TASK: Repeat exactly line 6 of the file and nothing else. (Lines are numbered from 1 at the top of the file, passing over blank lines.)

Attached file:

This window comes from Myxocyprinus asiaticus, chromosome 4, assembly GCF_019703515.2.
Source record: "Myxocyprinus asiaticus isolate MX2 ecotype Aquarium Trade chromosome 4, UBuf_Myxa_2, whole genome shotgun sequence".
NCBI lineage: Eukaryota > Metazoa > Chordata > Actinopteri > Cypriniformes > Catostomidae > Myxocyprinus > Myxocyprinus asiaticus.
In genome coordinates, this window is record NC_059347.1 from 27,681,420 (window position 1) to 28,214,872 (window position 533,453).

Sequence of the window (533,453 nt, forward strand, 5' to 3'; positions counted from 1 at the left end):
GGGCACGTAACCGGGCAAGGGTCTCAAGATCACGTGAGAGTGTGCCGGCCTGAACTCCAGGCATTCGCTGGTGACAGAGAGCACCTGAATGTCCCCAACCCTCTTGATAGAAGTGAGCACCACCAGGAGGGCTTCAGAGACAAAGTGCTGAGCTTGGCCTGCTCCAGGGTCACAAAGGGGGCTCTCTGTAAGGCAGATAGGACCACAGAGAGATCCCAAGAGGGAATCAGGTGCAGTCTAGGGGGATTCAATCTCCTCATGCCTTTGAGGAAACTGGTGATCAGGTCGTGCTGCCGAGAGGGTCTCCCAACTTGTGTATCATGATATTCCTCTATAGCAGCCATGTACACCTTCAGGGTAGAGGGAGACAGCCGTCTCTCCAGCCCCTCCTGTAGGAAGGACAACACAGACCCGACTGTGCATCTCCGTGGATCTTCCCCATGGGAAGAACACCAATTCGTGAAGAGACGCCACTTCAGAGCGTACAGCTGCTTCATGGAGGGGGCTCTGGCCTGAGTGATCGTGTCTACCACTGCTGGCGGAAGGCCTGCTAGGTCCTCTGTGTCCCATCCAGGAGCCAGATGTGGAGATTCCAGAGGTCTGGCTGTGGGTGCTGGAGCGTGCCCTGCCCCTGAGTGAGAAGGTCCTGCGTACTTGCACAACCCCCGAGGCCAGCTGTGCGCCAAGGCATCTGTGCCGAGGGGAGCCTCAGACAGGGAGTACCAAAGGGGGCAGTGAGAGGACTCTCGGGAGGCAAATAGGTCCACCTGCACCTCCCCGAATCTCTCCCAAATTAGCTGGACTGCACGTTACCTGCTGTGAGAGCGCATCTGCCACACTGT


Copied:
GGGCACGTAACCGGGCAAGGGTCTCAAGATCACGTGAGAGTGTGCCGGCCTGAACTCCAGGCATTCGCTGGTGACAGAGAGCACCTGAATGTCCCCAACCCTCTTGATAGAAGTGAGCACCACCAGGAGGGCTTCAGAGACAAAGTGCTGAGCTTGGCCTGCTCCAGGGTCACAAAGGGGGCTCTCTGTAAGGCAGATAGGACCACAGAGAGATCCCAAGAGGGAATCAGGTGCAGTCTAGGGGGATTCAATCTCCTCATGCCTTTGAGGAAACTGGTGATCAGGTCGTGCTGCCGAGAGGGTCTCCCAACTTGTGTATCATGATATTCCTCTATAGCAGCCATGTACACCTTCAGGGTAGAGGGAGACAGCCGTCTCTCCAGCCCCTCCTGTAGGAAGGACAACACAGACCCGACTGTGCATCTCCGTGGATCTTCCCCATGGGAAGAACACCAATTCGTGAAGAGACGCCACTTCAGAGCGTACAGCTGCTTCATGGAGGGGGCTCTGGCCTGAGTGATCGTGTCTACCACTGCTGGCGGAAGGCCTGCTAGGTCCTCTGTGTCCCATCCAGGAGCCAGATGTGGAGATTCCAGAGGTCTGGCTGTGGGTGCTGGAGCGTGCCCTGCCCCTGAGTGAGAAGGTCCTGCGTACTTGCACAACCCCCGAGGCCAGCTGTGCGCCAAGGCATCTGTGCCGAGGGGAGCCTCAGACAGGGAGTACCAAAGGGGGCAGTGAGAGGACTCTCGGGAGGCAAATAGGTCCACCTGCACCTCCCCGAATCTCTCCCAAATTAGCTGGACTGCACGTTACCTGCTGTGAGAGCGCATCTGCCACACTGT